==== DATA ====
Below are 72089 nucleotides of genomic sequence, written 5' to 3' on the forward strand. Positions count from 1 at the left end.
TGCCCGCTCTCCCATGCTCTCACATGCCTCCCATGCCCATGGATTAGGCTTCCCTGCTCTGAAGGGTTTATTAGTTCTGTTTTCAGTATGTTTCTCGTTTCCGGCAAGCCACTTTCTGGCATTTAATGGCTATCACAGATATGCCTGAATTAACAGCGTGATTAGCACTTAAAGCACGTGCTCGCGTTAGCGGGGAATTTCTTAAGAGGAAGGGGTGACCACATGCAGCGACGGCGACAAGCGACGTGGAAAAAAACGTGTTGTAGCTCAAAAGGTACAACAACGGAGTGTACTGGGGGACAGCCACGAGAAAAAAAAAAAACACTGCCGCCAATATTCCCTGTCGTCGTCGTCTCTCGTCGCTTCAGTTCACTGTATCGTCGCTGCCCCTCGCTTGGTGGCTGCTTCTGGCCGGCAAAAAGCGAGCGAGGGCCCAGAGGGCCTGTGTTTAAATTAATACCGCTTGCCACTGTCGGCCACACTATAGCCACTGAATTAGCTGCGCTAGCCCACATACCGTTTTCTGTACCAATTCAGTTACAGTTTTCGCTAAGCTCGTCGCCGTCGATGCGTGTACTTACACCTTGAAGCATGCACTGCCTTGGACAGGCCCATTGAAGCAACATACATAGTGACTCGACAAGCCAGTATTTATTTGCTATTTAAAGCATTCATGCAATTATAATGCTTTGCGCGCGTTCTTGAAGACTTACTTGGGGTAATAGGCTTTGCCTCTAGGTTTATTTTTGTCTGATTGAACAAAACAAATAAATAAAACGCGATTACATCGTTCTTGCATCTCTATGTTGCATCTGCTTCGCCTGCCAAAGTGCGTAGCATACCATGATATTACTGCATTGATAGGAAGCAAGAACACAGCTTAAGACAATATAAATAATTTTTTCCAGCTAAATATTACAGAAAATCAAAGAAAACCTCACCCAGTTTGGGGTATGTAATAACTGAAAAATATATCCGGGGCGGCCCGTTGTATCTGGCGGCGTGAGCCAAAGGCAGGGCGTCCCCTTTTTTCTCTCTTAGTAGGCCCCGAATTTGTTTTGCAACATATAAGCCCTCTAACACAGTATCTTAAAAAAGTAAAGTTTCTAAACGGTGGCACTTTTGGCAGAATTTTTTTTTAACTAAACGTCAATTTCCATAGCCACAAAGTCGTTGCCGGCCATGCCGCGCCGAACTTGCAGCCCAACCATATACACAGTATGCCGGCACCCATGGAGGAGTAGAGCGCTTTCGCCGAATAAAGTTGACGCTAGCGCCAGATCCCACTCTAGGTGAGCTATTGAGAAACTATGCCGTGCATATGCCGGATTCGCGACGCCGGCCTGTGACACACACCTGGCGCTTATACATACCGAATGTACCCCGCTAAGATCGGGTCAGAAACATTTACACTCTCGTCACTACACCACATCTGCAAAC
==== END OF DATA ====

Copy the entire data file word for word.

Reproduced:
Below are 72089 nucleotides of genomic sequence, written 5' to 3' on the forward strand. Positions count from 1 at the left end.
TGCCCGCTCTCCCATGCTCTCACATGCCTCCCATGCCCATGGATTAGGCTTCCCTGCTCTGAAGGGTTTATTAGTTCTGTTTTCAGTATGTTTCTCGTTTCCGGCAAGCCACTTTCTGGCATTTAATGGCTATCACAGATATGCCTGAATTAACAGCGTGATTAGCACTTAAAGCACGTGCTCGCGTTAGCGGGGAATTTCTTAAGAGGAAGGGGTGACCACATGCAGCGACGGCGACAAGCGACGTGGAAAAAAACGTGTTGTAGCTCAAAAGGTACAACAACGGAGTGTACTGGGGGACAGCCACGAGAAAAAAAAAAAACACTGCCGCCAATATTCCCTGTCGTCGTCGTCTCTCGTCGCTTCAGTTCACTGTATCGTCGCTGCCCCTCGCTTGGTGGCTGCTTCTGGCCGGCAAAAAGCGAGCGAGGGCCCAGAGGGCCTGTGTTTAAATTAATACCGCTTGCCACTGTCGGCCACACTATAGCCACTGAATTAGCTGCGCTAGCCCACATACCGTTTTCTGTACCAATTCAGTTACAGTTTTCGCTAAGCTCGTCGCCGTCGATGCGTGTACTTACACCTTGAAGCATGCACTGCCTTGGACAGGCCCATTGAAGCAACATACATAGTGACTCGACAAGCCAGTATTTATTTGCTATTTAAAGCATTCATGCAATTATAATGCTTTGCGCGCGTTCTTGAAGACTTACTTGGGGTAATAGGCTTTGCCTCTAGGTTTATTTTTGTCTGATTGAACAAAACAAATAAATAAAACGCGATTACATCGTTCTTGCATCTCTATGTTGCATCTGCTTCGCCTGCCAAAGTGCGTAGCATACCATGATATTACTGCATTGATAGGAAGCAAGAACACAGCTTAAGACAATATAAATAATTTTTTCCAGCTAAATATTACAGAAAATCAAAGAAAACCTCACCCAGTTTGGGGTATGTAATAACTGAAAAATATATCCGGGGCGGCCCGTTGTATCTGGCGGCGTGAGCCAAAGGCAGGGCGTCCCCTTTTTTCTCTCTTAGTAGGCCCCGAATTTGTTTTGCAACATATAAGCCCTCTAACACAGTATCTTAAAAAAGTAAAGTTTCTAAACGGTGGCACTTTTGGCAGAATTTTTTTTTAACTAAACGTCAATTTCCATAGCCACAAAGTCGTTGCCGGCCATGCCGCGCCGAACTTGCAGCCCAACCATATACACAGTATGCCGGCACCCATGGAGGAGTAGAGCGCTTTCGCCGAATAAAGTTGACGCTAGCGCCAGATCCCACTCTAGGTGAGCTATTGAGAAACTATGCCGTGCATATGCCGGATTCGCGACGCCGGCCTGTGACACACACCTGGCGCTTATACATACCGAATGTACCCCGCTAAGATCGGGTCAGAAACATTTACACTCTCGTCACTACACCACATCTGCAAAC